Tuesday, July 12, 2011

Why Facebook is Worth Much Less than $100 per User

One of the perils of being a very part-time (read: occasional) blogger is that you have lots of ideas that you don't have time to write about.  One of my long-held views about "social networking" and Facebook in particular is that it is a fad, and will have much less long term impact than people believe.

I have always believed that as soon as it went mainstream, it's attractiveness to the people who sustain such networks - the young - would evaporate.  Youth are the core of any such network, because it is they who adopt new technologies and who invest lots of effort in these kinds of elaborate displays of self-identification and expression, and that once the adults started to invade the party, the cool kids would find somewhere else to decamp.

It turns out that someone in Forbes has written an article that encapsulates my views on the whole exercise: that Facebook's early success was it's exclusivity for youth.  When it was launched, it was a platform for communicating with other youth, shielded from the prying (spying) eyes of mom and dad.  Now at over 600 million users, the growth is in the older age segments - grandparents looking to keep track of the grandkids, maternity leave moms - desperate for communication beyond gurgling noises - posting the endless photos of their kids and people long out of school trying to stay in touch or to reconnect with their classmates.

In short, Facebook is losing it's cool - and with it, it's teen users.

This doesn't mean that it cannot make money, or that it cannot remain a good business, provided it can maintain it's position as the leader in sharing for the older set (who, after all, have larger wallets).  The problem is, it is hard to maintain leadership at the forefront of technology if your users are late-adopters.  Even if you push them into using new features, you lose that core group of innovative users who see unexpected, but important ways of using feature sets and who ultimately become the arbiters of what features become dominant.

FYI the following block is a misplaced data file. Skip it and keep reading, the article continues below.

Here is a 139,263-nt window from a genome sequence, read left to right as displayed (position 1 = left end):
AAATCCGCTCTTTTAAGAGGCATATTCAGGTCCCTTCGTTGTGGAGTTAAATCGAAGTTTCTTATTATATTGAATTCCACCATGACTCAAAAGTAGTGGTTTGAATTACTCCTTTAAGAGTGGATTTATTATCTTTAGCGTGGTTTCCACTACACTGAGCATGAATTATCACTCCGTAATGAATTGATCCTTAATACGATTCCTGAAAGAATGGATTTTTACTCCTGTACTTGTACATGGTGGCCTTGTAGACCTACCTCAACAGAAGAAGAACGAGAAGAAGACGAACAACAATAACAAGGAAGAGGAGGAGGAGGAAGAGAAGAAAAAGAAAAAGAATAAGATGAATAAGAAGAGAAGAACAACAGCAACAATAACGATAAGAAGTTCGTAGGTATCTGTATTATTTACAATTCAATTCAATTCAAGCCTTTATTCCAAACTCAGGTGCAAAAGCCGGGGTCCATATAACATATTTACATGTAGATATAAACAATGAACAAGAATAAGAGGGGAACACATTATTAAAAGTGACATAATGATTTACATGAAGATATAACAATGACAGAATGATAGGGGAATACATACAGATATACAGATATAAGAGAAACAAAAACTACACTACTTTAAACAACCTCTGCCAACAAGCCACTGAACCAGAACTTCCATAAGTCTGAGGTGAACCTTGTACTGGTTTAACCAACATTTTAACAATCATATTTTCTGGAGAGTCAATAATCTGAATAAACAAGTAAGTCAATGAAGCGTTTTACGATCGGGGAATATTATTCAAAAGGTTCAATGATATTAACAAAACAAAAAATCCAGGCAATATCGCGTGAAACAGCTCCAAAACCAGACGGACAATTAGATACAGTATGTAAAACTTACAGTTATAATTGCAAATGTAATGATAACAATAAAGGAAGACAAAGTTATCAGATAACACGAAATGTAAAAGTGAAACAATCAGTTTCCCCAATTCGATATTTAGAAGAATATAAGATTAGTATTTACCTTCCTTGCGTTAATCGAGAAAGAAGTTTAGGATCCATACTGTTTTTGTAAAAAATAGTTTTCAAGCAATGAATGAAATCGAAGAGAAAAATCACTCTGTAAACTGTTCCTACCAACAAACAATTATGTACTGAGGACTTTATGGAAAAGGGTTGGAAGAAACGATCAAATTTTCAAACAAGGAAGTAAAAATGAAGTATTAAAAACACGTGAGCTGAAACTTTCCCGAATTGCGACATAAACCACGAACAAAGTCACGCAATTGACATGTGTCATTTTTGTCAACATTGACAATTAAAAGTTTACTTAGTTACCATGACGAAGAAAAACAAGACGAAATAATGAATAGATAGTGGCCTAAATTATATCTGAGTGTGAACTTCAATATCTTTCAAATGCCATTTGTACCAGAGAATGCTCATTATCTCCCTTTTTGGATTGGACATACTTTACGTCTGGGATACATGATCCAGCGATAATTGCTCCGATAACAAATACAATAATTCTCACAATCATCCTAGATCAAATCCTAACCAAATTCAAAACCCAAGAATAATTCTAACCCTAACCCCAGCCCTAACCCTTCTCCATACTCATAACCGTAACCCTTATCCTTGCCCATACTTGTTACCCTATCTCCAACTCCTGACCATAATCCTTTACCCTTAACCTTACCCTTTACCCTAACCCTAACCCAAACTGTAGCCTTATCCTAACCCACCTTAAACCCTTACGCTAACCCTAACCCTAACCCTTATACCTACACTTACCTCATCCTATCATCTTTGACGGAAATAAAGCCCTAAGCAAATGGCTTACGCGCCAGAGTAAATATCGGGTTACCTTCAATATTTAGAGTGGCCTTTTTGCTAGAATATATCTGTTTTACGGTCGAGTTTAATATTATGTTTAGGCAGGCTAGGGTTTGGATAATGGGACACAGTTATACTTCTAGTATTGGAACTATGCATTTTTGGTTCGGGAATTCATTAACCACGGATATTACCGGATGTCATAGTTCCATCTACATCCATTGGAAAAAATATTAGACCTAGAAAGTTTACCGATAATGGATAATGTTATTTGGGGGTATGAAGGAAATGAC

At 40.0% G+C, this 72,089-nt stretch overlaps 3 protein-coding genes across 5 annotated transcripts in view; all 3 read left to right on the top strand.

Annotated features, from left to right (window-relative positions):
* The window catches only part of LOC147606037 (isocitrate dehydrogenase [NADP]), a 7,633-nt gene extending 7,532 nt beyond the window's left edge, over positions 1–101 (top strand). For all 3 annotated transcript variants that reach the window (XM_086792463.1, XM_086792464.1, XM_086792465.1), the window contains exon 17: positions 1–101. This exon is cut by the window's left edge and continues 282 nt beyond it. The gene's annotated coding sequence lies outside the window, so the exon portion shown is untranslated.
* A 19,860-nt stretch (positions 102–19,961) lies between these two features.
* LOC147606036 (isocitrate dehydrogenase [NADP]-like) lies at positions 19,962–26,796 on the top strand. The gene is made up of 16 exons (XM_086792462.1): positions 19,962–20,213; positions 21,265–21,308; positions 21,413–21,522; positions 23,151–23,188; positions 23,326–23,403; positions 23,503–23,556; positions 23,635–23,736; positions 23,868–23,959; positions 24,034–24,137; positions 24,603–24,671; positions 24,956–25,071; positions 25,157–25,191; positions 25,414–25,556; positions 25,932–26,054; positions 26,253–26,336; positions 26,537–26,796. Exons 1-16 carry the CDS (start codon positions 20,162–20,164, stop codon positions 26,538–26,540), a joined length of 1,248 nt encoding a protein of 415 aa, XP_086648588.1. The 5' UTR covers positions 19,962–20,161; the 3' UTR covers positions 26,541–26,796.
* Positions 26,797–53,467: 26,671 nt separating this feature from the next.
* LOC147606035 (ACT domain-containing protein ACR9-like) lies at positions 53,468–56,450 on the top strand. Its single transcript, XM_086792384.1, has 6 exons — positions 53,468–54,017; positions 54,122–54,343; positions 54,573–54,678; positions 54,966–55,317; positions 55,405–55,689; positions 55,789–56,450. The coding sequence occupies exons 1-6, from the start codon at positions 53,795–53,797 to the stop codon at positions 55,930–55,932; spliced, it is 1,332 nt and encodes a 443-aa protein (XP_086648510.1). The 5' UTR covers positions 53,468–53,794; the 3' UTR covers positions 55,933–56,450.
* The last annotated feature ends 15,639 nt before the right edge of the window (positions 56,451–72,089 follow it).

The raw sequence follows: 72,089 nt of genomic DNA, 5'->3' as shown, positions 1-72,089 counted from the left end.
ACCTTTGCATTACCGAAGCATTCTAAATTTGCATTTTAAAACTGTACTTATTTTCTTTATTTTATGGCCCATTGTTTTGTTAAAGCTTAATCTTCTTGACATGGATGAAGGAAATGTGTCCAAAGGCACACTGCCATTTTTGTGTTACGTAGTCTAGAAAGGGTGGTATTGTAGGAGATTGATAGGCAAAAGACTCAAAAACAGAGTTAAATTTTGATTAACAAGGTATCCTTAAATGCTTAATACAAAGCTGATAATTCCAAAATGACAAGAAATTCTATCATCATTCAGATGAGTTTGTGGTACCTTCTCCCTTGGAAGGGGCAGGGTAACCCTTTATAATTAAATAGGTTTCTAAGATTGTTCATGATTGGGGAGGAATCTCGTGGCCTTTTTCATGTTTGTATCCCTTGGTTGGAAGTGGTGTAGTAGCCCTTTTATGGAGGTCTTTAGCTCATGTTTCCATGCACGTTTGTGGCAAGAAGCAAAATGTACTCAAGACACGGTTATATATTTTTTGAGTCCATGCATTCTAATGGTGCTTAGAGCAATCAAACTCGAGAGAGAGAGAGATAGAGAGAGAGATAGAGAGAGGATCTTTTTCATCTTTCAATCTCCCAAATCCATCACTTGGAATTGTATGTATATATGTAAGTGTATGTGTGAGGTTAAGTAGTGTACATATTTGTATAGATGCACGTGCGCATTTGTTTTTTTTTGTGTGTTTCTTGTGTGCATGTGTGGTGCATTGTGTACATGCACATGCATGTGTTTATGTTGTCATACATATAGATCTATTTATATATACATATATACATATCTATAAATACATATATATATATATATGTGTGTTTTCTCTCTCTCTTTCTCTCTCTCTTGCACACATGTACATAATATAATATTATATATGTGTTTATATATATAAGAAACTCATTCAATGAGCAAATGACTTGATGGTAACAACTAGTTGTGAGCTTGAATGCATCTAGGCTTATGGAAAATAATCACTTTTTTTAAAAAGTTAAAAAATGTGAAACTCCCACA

If it loses it's edge in technology, it has little choice but to become a fast-follower.  This might be a better position, in some sense, but it means that Facebook may also lose the talent war.  It also risks having someone else do to it what it did to myspace.

For investors, what it means is that one has to apply a very substantial discount rate (at least 25%) to the earnings of the business (if it has any), because one must assume a much less than infinite duration of revenue.  Even if revenue can grow by 50% per year for the next five years, and earnings presumably faster, the present value of those earnings is less than 30% of its nominal value.

Ironically, by the time Facebook reaches IPO it may already be in decline.  At this point in it's lifecycle, MySapce began experiencing a terminal revenue decline.  Admittedly, becoming acquired by a big corporation did not help, but it seems ironic that the most enduring legacy of the site is Lily Allen, which only goes to suggest that Zynga might be the big winner in all this (and of course, the investment banks).

But what do I know, I am just a part-time blogger who doesn't get it anyway.  While I like technology and can develop MS Access databases and for the record, I do have a Facebook account, I am not a big gadget collector.  I have been called a Luddite by friends who are more technophilic).  It is why I like to invest in companies that sell toothpaste and hair dryers.

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